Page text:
As a senior, I fully support more senior housing! I'm glad this has been approved so quickly. My only concern is that once again a builder has been allowed to build with inadequate parking. There is no way that 44 units will spawn only 41 cars, not to mention there is no guest parking. El Camino Way already has too little parking. Frequently I've given up eating at Fuki Sushi because of a lack of parking.

You would have thought they would have learned after the debacle of the assisted living building near California Avenue where the city planning bought the idea that people in assisted living would not own cars and therefore provided enough parking only for employees - wrong again, and one more parking mess.

The reality is that seniors who can afford market rate housing are not going to be taking public transit. It rarely goes where we need in a timely fashion and, other than during commute hours, it is frequently unpleasant and potentially unsafe. The last time I was waiting for an 8pm train, I was harassed by drunks. I called up a friend to get a ride instead. Who needs this when driving is not really less expensive if you own a car anyway. And the consequences of a bike accident at my age are too grave to take that chance either. I fully support mass transit and making it more available and using my tax dollars to subsidize it - but don't expect me to use it.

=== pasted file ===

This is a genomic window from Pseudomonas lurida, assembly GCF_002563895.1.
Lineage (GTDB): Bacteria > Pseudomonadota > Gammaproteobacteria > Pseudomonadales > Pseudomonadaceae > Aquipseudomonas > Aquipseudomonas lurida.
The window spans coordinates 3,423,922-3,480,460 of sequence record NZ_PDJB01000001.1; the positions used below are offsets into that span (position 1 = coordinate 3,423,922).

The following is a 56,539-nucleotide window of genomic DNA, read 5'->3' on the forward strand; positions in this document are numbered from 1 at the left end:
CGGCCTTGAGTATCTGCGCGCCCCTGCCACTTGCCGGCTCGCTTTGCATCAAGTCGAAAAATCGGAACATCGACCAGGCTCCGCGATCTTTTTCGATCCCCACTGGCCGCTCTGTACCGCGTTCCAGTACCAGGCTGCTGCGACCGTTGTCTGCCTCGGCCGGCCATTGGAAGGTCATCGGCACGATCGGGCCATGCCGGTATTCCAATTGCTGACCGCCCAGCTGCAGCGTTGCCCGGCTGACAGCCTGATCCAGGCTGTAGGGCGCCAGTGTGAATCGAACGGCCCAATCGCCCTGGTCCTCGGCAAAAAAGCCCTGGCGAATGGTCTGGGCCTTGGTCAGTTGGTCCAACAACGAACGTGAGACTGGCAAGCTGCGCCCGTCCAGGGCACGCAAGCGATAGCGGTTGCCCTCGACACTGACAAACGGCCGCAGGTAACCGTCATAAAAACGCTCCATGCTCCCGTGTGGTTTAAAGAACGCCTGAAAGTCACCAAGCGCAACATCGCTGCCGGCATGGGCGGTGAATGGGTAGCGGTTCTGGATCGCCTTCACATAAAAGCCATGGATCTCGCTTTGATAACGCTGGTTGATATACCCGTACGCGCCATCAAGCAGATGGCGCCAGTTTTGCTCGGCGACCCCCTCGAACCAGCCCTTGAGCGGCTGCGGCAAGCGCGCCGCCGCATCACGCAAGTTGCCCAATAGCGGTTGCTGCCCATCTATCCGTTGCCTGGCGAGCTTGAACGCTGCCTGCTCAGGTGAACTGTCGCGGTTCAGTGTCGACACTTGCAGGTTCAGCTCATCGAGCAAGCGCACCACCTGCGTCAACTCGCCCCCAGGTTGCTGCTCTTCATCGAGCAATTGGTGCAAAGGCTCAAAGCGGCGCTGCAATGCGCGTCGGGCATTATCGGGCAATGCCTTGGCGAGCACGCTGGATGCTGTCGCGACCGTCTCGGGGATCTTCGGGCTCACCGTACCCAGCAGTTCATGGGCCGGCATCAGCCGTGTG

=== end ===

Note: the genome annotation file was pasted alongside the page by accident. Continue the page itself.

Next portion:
Like this comment
Posted by Marie
a resident of Midtown
on Mar 8, 2011 at 12:30 pm

Marie is a registered user.

Oops - I meant to say that driving is not more expensive than mass transit if you already use a car, especially if more than one person is in the car.

Like this comment
Posted by Tell-The-Truth
a resident of Another Palo Alto neighborhood
on Mar 8, 2011 at 2:09 pm

> It is vastly improved over the awful freeway it used to be.

This is the kind of misinformation that poisons discourse in Palo Alto. Charleston/Arastradero were more empty than not. Drive-times of 7:30 AM to 8:10 AM were hectic, and maybe 3:30PM to 6:00PM (most work days) were also hectic. But the rest of the time (particularly on the weekends), these roads were barely used. Sadly, the city of palo alto never bothered to adequately measure the traffic on these roads, so people were able to make all sorts of claims based on drive-time numbers.

Backups at traffic lights are a lot worse now, than they were in the past.

Like this comment
Posted by Brian
a resident of Evergreen Park